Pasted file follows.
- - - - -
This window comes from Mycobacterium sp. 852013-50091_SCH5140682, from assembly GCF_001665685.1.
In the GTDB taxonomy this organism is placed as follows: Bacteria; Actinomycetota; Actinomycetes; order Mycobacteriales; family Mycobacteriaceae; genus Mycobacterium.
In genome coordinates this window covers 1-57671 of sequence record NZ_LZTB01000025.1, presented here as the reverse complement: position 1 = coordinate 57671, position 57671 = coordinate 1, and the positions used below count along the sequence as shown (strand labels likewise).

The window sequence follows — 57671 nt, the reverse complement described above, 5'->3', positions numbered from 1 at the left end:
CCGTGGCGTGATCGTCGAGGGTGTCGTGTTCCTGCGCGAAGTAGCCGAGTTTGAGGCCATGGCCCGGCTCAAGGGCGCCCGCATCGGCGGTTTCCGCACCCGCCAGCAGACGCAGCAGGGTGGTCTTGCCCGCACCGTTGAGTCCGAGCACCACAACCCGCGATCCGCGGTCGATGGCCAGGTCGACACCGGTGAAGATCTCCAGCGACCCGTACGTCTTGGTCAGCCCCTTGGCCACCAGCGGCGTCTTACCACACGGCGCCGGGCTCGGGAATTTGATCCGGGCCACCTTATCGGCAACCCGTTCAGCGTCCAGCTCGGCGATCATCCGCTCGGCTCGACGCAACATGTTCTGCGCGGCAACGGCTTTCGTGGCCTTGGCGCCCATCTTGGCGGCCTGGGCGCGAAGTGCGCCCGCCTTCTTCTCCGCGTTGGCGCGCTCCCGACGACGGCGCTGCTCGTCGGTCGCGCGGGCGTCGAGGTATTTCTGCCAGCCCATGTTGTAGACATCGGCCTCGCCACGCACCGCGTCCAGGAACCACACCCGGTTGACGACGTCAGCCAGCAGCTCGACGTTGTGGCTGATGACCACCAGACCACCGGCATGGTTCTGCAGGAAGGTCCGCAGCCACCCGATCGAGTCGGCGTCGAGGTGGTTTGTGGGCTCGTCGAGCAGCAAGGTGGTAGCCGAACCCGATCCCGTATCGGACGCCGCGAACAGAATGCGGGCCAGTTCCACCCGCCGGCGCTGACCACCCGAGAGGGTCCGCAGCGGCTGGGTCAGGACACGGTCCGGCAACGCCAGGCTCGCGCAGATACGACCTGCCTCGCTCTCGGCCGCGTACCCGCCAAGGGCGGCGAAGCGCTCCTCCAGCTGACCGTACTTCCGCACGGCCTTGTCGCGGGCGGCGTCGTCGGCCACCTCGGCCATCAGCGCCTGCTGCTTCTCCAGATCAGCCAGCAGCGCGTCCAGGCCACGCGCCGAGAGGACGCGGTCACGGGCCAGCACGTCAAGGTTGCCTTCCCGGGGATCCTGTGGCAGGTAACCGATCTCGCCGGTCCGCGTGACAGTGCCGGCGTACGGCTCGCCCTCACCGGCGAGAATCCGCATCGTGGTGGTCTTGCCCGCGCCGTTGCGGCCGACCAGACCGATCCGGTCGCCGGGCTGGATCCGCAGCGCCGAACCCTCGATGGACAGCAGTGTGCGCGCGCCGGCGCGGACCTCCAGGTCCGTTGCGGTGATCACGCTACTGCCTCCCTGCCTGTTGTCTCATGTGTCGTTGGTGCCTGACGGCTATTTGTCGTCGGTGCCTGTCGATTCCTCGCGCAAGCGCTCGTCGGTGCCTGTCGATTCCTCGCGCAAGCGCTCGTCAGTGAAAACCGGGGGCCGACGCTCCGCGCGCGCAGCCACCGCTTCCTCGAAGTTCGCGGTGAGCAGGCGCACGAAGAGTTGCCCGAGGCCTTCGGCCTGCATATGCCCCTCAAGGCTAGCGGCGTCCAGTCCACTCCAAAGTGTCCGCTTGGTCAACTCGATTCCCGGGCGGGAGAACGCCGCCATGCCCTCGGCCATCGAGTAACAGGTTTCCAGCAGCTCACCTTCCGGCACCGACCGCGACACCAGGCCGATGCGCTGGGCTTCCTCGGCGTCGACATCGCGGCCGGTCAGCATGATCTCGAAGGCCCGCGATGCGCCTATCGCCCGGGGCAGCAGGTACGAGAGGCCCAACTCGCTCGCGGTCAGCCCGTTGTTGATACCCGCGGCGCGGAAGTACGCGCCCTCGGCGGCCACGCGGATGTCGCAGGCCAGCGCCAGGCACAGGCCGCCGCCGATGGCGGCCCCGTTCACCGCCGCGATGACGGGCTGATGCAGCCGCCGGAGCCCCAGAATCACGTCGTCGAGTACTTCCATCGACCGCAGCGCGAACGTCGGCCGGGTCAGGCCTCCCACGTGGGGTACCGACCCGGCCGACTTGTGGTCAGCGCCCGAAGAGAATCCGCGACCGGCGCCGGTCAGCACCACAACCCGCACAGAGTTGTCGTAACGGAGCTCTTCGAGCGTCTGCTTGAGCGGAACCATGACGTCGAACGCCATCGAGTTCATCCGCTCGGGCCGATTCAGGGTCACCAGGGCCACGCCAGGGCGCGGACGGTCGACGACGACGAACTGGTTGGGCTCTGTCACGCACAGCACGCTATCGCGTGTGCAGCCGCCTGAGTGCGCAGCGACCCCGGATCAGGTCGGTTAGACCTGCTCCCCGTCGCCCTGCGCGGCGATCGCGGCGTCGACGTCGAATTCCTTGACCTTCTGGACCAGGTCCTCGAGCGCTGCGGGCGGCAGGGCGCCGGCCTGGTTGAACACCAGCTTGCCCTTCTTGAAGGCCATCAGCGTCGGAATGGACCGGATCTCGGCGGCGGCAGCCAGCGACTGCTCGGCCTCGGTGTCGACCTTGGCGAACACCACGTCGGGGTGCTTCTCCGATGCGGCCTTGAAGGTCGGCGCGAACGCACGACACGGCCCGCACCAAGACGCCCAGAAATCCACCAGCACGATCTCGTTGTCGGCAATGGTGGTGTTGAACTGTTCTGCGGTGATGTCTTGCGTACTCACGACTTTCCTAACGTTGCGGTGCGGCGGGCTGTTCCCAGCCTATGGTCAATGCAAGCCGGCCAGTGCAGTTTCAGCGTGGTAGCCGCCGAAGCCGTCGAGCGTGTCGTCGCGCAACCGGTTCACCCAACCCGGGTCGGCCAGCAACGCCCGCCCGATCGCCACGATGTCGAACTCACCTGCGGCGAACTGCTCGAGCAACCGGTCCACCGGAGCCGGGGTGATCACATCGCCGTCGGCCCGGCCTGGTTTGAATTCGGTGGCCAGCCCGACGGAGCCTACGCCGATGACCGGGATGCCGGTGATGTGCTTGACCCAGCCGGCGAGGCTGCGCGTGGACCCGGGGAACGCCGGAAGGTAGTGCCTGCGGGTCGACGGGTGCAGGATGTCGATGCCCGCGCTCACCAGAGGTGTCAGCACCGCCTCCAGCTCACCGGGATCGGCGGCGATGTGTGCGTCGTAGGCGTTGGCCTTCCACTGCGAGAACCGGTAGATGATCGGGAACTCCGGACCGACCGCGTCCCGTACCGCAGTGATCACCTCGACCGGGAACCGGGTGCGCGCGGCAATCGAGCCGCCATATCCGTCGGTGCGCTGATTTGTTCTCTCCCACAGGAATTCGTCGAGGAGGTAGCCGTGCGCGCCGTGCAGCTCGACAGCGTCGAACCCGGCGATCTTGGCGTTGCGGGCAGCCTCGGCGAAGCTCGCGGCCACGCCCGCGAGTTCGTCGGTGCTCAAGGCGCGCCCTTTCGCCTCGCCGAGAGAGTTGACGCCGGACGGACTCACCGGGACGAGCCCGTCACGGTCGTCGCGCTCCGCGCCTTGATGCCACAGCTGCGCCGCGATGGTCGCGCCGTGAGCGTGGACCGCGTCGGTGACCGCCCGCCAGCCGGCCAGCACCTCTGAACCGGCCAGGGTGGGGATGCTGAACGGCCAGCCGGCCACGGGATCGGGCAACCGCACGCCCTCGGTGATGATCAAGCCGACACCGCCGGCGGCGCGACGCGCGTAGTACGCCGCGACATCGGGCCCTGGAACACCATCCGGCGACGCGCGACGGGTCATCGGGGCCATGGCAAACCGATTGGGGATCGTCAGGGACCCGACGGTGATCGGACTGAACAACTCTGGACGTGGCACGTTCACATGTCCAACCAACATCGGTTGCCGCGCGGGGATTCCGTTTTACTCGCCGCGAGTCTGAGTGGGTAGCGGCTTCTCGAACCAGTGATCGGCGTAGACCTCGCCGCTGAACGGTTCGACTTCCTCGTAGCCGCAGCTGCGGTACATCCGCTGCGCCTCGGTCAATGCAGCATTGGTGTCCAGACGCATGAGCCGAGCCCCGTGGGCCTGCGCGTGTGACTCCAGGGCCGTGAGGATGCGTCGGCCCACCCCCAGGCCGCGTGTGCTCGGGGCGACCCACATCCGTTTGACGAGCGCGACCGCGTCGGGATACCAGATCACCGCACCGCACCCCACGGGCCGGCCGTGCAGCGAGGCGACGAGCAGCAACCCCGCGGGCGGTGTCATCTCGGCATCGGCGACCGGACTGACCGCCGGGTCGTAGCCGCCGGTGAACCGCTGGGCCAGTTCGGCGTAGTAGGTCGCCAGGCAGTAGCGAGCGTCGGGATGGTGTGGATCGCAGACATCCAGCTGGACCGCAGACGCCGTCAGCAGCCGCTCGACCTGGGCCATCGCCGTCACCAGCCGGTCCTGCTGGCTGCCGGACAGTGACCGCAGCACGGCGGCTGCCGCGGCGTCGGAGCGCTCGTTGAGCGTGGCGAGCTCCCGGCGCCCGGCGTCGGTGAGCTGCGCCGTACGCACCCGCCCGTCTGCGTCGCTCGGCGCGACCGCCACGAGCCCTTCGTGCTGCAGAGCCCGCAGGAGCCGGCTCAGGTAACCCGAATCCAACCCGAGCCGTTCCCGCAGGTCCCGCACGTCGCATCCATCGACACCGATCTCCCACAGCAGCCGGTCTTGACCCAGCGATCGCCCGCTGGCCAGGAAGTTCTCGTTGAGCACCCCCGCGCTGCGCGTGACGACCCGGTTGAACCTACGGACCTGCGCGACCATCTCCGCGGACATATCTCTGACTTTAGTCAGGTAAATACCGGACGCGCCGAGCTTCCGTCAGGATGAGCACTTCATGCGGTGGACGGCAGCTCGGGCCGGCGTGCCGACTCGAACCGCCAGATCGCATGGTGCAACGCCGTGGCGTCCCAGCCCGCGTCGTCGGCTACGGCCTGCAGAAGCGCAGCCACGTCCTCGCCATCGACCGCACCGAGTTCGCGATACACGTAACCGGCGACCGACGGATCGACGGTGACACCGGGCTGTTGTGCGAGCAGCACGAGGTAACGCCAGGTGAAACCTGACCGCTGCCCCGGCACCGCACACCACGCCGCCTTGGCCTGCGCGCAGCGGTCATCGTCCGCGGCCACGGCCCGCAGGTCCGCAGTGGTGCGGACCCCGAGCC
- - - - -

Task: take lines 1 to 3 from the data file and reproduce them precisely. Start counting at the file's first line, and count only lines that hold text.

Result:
This window comes from Mycobacterium sp. 852013-50091_SCH5140682, from assembly GCF_001665685.1.
In the GTDB taxonomy this organism is placed as follows: Bacteria; Actinomycetota; Actinomycetes; order Mycobacteriales; family Mycobacteriaceae; genus Mycobacterium.
In genome coordinates this window covers 1-57671 of sequence record NZ_LZTB01000025.1, presented here as the reverse complement: position 1 = coordinate 57671, position 57671 = coordinate 1, and the positions used below count along the sequence as shown (strand labels likewise).